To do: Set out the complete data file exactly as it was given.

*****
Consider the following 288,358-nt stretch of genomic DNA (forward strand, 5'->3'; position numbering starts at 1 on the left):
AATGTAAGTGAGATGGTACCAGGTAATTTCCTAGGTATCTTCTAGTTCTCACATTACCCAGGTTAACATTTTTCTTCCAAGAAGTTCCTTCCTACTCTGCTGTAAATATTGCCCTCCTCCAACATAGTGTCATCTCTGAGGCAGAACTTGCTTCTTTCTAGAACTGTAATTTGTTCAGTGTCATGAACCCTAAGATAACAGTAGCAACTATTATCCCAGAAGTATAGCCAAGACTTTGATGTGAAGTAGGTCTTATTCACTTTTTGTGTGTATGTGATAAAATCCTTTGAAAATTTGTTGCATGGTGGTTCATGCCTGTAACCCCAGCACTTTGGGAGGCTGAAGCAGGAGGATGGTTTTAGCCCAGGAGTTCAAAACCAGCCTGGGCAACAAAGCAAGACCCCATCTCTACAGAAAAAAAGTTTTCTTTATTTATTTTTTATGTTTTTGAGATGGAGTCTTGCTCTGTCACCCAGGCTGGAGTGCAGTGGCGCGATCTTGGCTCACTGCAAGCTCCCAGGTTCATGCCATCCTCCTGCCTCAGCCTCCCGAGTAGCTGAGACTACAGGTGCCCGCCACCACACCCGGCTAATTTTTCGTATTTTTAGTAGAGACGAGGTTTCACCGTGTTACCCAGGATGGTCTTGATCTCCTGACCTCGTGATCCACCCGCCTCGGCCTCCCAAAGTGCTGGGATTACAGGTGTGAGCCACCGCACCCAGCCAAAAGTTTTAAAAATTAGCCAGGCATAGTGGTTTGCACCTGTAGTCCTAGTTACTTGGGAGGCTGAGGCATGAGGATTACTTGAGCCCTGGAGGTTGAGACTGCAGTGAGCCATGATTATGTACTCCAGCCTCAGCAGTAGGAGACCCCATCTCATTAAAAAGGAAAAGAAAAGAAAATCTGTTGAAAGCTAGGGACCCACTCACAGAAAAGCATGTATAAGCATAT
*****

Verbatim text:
Consider the following 288,358-nt stretch of genomic DNA (forward strand, 5'->3'; position numbering starts at 1 on the left):
AATGTAAGTGAGATGGTACCAGGTAATTTCCTAGGTATCTTCTAGTTCTCACATTACCCAGGTTAACATTTTTCTTCCAAGAAGTTCCTTCCTACTCTGCTGTAAATATTGCCCTCCTCCAACATAGTGTCATCTCTGAGGCAGAACTTGCTTCTTTCTAGAACTGTAATTTGTTCAGTGTCATGAACCCTAAGATAACAGTAGCAACTATTATCCCAGAAGTATAGCCAAGACTTTGATGTGAAGTAGGTCTTATTCACTTTTTGTGTGTATGTGATAAAATCCTTTGAAAATTTGTTGCATGGTGGTTCATGCCTGTAACCCCAGCACTTTGGGAGGCTGAAGCAGGAGGATGGTTTTAGCCCAGGAGTTCAAAACCAGCCTGGGCAACAAAGCAAGACCCCATCTCTACAGAAAAAAAGTTTTCTTTATTTATTTTTTATGTTTTTGAGATGGAGTCTTGCTCTGTCACCCAGGCTGGAGTGCAGTGGCGCGATCTTGGCTCACTGCAAGCTCCCAGGTTCATGCCATCCTCCTGCCTCAGCCTCCCGAGTAGCTGAGACTACAGGTGCCCGCCACCACACCCGGCTAATTTTTCGTATTTTTAGTAGAGACGAGGTTTCACCGTGTTACCCAGGATGGTCTTGATCTCCTGACCTCGTGATCCACCCGCCTCGGCCTCCCAAAGTGCTGGGATTACAGGTGTGAGCCACCGCACCCAGCCAAAAGTTTTAAAAATTAGCCAGGCATAGTGGTTTGCACCTGTAGTCCTAGTTACTTGGGAGGCTGAGGCATGAGGATTACTTGAGCCCTGGAGGTTGAGACTGCAGTGAGCCATGATTATGTACTCCAGCCTCAGCAGTAGGAGACCCCATCTCATTAAAAAGGAAAAGAAAAGAAAATCTGTTGAAAGCTAGGGACCCACTCACAGAAAAGCATGTATAAGCATAT